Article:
The main points about the sample size estimate are herein summarised. With the per cent WOMAC change at 12 months considered as the primary endpoint, the following formula gave an estimate of the needed sample size: [8]

$$ \Delta \mathrm{WOMAC}\ \left(\mathrm{per}\ \mathrm{cent}\ \mathrm{difference}\ \mathrm{vs}\ \mathrm{baseline}\right)=\frac{12-\mathrm{month}\ \mathrm{WOMAC}-\mathrm{baseline}\ \mathrm{WOMAC}}{100-\mathrm{baseline}\ \mathrm{WOMAC}} $$

Based on previous HA literature and exploratory unpublished PNHA minor studies, the basic assumption leading to the original sample size estimate was that standard deviations were 26.9% for PNHA-treated patients and 39.1% for HA-treated patients. Further assumptions were that standard deviations would be similar for the two populations to be enrolled. At the same time, the test would aim to detect a clinical efficacy difference between the two intrarticular treatments of at least 20% under the null hypothesis that the two treatments had similar WOMAC per cent variations. With the assumption of a false-positive (alpha) error of 0.05 and power to avoid false negatives of at least 0.80, a minimum clinically meaningful difference of 20% and a drop-out rate of 10%, the minimum estimated number of patients was 50 per group (100 overall) [8]. Software used for statistical analyses: IBM SPSS Statistics 21.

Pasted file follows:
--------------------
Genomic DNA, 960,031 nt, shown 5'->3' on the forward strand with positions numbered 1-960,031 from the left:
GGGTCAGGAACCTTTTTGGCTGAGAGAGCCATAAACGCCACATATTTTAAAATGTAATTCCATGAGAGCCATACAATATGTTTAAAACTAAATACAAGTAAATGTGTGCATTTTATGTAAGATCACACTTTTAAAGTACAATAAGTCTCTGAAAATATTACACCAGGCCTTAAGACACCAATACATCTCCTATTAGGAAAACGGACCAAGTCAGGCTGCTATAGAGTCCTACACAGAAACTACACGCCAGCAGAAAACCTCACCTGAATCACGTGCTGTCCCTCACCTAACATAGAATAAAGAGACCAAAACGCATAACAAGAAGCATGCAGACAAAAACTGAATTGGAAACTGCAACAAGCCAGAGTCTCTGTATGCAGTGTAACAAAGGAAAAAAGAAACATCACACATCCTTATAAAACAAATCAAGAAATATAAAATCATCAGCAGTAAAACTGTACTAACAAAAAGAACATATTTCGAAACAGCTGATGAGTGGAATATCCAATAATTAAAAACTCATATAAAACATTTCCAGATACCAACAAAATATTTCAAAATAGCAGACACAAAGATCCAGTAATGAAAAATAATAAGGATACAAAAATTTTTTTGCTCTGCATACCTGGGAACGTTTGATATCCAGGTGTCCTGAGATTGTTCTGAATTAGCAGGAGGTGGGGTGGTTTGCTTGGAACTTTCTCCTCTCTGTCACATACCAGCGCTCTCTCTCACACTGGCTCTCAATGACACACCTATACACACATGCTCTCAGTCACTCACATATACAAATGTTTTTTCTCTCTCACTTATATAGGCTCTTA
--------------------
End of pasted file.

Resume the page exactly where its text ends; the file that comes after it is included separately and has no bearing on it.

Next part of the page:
The coded packages of PNHA and HA syringes were identical, with syringes masked by identical sleeves. The randomisation list reported the numerical code on syringe packages; the investigators received the randomisation codes for each patient sealed in an envelope [8].

Ninety out of initially randomised patients completed the study at [T5] (interim evaluation after the first year of treatment), 46 in the PNPHA study group and 44 in the HA control group; all of them then progressed to [T6] (end of study). Seventy-nine patients completed the 2-year study. All the patients who had dropped out at the end of the first year did it for personal reasons [8].


The regulatory classification of the patented, proprietary fixed PNHA combination investigated in the 2-year study was as a Class-III CE-marked (0373) medical device: pre-filled, single-use, neutral glass 2-mL syringes dosed at 10 mg/mL of natural-origin PN-HPT™ and 10 mg/mL of a biotechnological sodium HA (molecular weight > 1500 kDa) for an overall syringe content of 40 mg in 2 mL of active principles. The European Union’s regulatory authorities and several extra-European countries registered the proprietary fixed PNHA combination (brands according to countries, POLIART® and CONDROTIDE Plus®, Mastelli Srl, San Remo, Italy; indication “intra-articular treatment of degenerative chondral disorders”). The control HA product (IALART®, Mastelli Srl, San Remo, Italy) is also a Class III CE 0373 commercially available medical device of HA (1200–1500 kDa), industrially obtained from bacterial fermentation and dosed at 40 mg in 2 mL. The formulation of both study products was as absorbable, viscoelastic sterile gels.